Leadership Fellows

Professor John Wolffe

Open University

Nine leading academics were appointed as Global Uncertainties Leadership Fellows under PaCCS in 2013. They provided leadership for the Partnership undertaking high quality research and knowledge exchange projects across themes of radicalisation, religion and beliefs, trust, ethics, and national security.

At the time of his appointment as a Fellow, John Wolffe was a Professor of Religious History at The Open University. His research interests included British religious history since the late 18th century. More specifically, John was interested in anti-Catholicism, evangelicalism, responses to prominent deaths and other interfaces between religion and nationalism.

At the time of his fellowship, John was also President of the Ecclesiastical History Society and a member of the REF sub-panel for Theology and Religious Studies.

Project Summary

John’s Global Uncertainties Leadership Fellowship, which ran from February 2013 to October 2015 was entitled Religion, Martyrdom and Global Uncertainties 1914 – 2014 and explored the interface between ‘religion’ and ‘security’ alongside new research on ideas of martyrdom and sacrificial death, engaging with issues raised by the centenary of the First World War.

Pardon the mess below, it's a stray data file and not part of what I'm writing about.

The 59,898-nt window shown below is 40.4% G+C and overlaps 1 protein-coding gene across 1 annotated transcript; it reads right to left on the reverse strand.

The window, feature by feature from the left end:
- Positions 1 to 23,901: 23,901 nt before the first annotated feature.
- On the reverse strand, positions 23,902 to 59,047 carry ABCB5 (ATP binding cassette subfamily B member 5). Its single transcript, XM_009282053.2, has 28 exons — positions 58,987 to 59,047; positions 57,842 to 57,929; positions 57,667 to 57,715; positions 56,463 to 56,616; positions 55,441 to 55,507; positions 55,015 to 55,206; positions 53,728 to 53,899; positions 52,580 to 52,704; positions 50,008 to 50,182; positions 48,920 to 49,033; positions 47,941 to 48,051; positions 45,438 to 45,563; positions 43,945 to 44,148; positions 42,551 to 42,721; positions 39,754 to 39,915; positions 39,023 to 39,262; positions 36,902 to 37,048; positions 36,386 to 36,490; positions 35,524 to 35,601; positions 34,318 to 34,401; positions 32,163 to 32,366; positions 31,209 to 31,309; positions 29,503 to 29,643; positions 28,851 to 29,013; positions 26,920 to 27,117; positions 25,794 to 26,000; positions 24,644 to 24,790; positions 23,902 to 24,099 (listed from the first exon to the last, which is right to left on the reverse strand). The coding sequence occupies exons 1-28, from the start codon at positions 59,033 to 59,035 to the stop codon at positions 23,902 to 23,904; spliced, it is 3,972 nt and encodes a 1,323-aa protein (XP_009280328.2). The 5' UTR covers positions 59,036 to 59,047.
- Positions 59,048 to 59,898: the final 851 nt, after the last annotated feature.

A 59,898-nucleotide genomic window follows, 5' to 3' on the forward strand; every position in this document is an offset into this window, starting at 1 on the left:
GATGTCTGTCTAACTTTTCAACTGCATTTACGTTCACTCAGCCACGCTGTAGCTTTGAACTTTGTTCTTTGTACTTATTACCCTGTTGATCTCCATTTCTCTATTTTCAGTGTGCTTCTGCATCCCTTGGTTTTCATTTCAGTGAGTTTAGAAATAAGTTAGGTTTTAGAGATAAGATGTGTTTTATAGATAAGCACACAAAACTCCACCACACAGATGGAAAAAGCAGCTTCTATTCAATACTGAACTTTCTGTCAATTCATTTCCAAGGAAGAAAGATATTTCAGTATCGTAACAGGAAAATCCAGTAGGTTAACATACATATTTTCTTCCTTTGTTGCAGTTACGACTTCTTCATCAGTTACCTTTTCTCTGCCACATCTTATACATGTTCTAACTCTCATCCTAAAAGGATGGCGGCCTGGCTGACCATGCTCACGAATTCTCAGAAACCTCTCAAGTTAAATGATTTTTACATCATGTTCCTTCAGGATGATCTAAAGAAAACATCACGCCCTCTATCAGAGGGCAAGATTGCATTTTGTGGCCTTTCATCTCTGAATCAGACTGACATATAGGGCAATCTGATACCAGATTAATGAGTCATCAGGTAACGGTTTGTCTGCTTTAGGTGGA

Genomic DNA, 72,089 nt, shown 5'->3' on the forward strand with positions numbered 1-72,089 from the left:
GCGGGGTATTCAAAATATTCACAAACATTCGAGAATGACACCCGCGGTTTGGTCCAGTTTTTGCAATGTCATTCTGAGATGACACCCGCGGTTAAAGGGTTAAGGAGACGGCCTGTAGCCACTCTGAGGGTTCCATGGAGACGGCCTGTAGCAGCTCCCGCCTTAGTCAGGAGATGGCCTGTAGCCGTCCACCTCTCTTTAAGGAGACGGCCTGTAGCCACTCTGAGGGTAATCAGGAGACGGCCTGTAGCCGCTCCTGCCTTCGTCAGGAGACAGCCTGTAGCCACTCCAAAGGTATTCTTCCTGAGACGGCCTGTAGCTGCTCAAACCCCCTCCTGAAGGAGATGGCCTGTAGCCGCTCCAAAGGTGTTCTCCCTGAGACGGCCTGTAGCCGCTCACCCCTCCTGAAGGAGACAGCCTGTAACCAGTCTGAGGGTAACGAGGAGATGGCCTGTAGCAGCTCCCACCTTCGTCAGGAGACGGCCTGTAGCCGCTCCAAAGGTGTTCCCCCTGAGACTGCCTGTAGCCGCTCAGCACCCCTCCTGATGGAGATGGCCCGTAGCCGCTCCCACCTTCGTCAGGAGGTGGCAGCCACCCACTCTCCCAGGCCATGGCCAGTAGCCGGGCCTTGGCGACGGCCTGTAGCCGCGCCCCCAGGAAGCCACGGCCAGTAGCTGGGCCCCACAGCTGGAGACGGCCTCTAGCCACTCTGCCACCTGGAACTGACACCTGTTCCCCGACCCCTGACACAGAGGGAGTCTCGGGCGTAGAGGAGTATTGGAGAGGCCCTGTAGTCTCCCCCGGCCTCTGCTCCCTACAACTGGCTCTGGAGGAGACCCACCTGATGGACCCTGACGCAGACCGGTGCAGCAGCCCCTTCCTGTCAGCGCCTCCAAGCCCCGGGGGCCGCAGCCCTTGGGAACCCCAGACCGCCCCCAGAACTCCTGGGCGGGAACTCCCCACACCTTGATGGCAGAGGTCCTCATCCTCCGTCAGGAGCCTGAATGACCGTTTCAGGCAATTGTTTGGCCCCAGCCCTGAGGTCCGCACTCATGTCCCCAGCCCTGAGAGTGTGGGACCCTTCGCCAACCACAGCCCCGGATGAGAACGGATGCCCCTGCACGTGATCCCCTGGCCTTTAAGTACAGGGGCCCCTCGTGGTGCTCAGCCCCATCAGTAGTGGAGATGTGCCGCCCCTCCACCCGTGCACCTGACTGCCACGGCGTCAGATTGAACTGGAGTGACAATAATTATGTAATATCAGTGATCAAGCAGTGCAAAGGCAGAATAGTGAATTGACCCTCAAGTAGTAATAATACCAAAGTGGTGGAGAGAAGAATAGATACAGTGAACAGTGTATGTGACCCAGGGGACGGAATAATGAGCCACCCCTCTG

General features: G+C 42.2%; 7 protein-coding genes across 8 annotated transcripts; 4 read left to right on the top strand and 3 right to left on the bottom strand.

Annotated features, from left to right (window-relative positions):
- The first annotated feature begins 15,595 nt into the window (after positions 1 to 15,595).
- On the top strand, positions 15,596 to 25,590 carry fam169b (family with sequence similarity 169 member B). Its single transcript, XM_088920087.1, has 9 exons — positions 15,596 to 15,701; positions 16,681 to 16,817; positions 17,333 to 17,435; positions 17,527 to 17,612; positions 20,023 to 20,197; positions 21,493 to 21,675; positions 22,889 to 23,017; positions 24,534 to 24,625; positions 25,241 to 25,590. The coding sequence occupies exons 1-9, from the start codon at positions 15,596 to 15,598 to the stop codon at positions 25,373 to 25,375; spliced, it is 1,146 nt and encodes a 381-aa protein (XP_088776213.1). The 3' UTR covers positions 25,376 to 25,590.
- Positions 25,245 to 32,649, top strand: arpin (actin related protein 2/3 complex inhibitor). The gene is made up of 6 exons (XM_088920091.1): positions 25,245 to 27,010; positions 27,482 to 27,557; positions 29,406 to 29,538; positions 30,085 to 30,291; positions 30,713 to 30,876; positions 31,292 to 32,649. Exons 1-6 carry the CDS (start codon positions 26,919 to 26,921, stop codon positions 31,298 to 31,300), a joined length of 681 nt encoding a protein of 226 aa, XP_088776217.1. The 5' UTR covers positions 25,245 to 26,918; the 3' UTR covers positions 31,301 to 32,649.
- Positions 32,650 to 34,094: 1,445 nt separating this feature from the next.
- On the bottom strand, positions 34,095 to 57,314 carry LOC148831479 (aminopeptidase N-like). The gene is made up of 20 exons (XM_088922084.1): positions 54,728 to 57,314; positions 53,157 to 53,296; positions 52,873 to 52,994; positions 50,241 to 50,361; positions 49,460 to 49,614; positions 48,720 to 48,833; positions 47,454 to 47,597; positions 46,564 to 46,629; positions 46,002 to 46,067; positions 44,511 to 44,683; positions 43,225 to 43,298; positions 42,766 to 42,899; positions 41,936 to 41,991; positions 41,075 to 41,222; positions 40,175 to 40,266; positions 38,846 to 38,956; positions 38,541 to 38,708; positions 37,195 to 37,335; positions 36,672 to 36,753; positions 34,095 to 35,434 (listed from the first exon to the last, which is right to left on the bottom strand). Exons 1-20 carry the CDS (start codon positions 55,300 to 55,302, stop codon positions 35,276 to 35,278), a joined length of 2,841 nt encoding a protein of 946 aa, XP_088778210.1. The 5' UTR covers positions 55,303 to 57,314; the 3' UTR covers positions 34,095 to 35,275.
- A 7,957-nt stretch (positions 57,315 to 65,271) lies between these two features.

It examined the development of the concept of martyrdom and sacrificial death in Britain and Ireland since the outbreak of the First World War through archival, library and web-based research on historic sources, including books and pamphlets, newspapers and online databases. A series of interviews were also held with political and religious activists, carried out in partnership with the Belfast-based Institute for Conflict Research, in four contrasting locations in Britain and Ireland, Belfast, Bradford, Dublin and London.

The project aimed to nurture more connected thinking and interaction between academics, policy-makers, journalists and faith communities in pursuit of more complete representations and nuanced understandings of so-called ‘religious conflicts’ and ‘religious violence’ as well as the communities that they involve.

It also aimed to explore who, what, why and how we choose to commemorate. For example, which figures and events in our history should be remembered and why? How should they be remembered?


Religion, Security and Global Uncertainties Executive Summary

Religion, Security and Global Uncertainties Report

Religion, Security and Radicalisation Evidence Briefing

Related Information

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University Website

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